Recovery from these relapses also tends to be incomplete, meaning that even after the acute phase of the relapse has passed, you still have some symptoms and/or disability. Additionally, you no longer respond as well (or possibly at all) to Solu-Medrol during these relapses.

There's a Large Amount of Damage Seen on MRI

When you have an MRI, you and your doctor may see these results:

Greater Lesion Burden

This means that there's a greater total number of lesions, which tend to be:

    • Around the ventricles (the cavities in the brain that are filled with cerebrospinal fluid)
    • Overlapping
    • Concentrated in the brainstem and spinal cord

More Axonal Damage and “Black Holes"

Areas that show up as dark (hypointense) spots on a T1 scan are referred to as “black holes.” These are areas where there has been repeated inflammation, leading to complete destruction of both myelin and the axons themselves. These areas strongly correspond to disability.

Enlargement of CSF-Filled Ventricles in the Brain

This is a measure of atrophy. As there is less brain tissue, the spaces around and within the brain get bigger.

A Decrease in Gadolinium-Enhancing Lesions

Paradoxically, the number of new, active gadolinium-enhancing lesions decreases in later stages of RRMS. This is because the disease is most likely becoming more degenerative than inflammatory.

You Have a Greater Degree of Disability

When measured by the Expanded Disability Status Scale (EDSS), people with RRMS tend to have a score of 4 or less. People with SPMS, on the other hand, usually have a score of 6 or higher, meaning that some form of assistance is needed to walk.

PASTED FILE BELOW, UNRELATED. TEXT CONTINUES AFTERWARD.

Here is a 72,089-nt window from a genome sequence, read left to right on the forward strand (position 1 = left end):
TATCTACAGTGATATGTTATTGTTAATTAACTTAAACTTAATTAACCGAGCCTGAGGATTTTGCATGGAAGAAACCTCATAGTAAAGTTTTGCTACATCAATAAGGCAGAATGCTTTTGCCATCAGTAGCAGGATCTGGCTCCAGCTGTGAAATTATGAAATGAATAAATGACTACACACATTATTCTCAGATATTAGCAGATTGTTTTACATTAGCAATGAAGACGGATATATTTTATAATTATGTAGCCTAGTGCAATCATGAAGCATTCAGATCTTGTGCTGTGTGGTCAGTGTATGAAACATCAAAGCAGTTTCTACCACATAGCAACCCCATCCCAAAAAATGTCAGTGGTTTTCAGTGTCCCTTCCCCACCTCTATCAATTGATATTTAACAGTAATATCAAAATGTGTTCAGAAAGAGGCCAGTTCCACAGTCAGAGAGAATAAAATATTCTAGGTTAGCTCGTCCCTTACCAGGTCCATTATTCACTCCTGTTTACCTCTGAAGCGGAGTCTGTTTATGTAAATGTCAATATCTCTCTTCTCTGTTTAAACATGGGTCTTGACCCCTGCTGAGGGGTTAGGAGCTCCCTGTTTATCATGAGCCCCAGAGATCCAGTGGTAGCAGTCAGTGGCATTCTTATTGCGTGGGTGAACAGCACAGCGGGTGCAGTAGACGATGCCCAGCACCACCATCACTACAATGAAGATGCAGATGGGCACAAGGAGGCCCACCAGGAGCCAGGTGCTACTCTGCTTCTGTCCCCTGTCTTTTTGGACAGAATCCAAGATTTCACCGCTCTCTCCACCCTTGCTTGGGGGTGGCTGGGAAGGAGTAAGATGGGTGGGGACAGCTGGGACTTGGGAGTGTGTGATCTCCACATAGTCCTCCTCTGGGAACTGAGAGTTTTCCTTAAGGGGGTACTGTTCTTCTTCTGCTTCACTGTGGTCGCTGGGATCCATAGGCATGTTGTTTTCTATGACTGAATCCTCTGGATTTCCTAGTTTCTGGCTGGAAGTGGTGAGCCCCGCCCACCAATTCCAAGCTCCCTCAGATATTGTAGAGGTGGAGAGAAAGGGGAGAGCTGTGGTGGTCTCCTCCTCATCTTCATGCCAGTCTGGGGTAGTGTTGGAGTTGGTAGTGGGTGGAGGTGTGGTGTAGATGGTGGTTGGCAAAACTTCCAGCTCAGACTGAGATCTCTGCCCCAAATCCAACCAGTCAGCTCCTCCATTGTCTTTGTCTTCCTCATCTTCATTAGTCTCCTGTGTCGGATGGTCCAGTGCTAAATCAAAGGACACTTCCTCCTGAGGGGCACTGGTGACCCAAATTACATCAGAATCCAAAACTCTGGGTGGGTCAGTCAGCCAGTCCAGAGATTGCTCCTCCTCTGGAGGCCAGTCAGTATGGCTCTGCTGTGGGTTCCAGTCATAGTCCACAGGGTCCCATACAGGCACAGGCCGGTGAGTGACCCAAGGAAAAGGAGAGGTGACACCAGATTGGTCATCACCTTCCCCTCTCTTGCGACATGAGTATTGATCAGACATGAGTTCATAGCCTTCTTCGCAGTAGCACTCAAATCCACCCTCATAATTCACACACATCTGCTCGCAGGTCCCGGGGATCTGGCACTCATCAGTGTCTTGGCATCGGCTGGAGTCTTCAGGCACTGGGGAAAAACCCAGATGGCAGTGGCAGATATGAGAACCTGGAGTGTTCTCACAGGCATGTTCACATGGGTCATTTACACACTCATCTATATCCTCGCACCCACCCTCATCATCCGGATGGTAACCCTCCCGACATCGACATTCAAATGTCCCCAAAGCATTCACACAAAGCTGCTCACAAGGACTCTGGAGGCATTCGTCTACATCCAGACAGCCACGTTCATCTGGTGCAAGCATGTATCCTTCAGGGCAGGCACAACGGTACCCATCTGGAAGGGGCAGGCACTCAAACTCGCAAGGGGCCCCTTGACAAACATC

If you have RRMS and you reach a level of 4 to 5.5 on your EDSS, which is indicated by the inability to walk more than 500 meters without resting, this means you'll probably develop SPMS within a fairly short time period.

Your doctor will also find more abnormalities during your neurological exam. This shows that your brain can no longer compensate for the demyelination—your immune system's attacks on the myelin sheath, the protective covering around nerve fibers.

Lastly, people that develop SPMS tend to exhibit more cognitive impairment. This is most likely due to the greater degree of atrophy in the brain, which is highly correlated to cognitive dysfunction. What this really means is that your brain can't offset the damage anymore, especially where there's complete axonal (nerve fiber) destruction, resulting in black holes.


As with all types of MS, no one knows what causes SPMS. It's believed to be a combination of factors involving genetics and environmental triggers like infections, vitamin D deficiency, geography, and childhood obesity.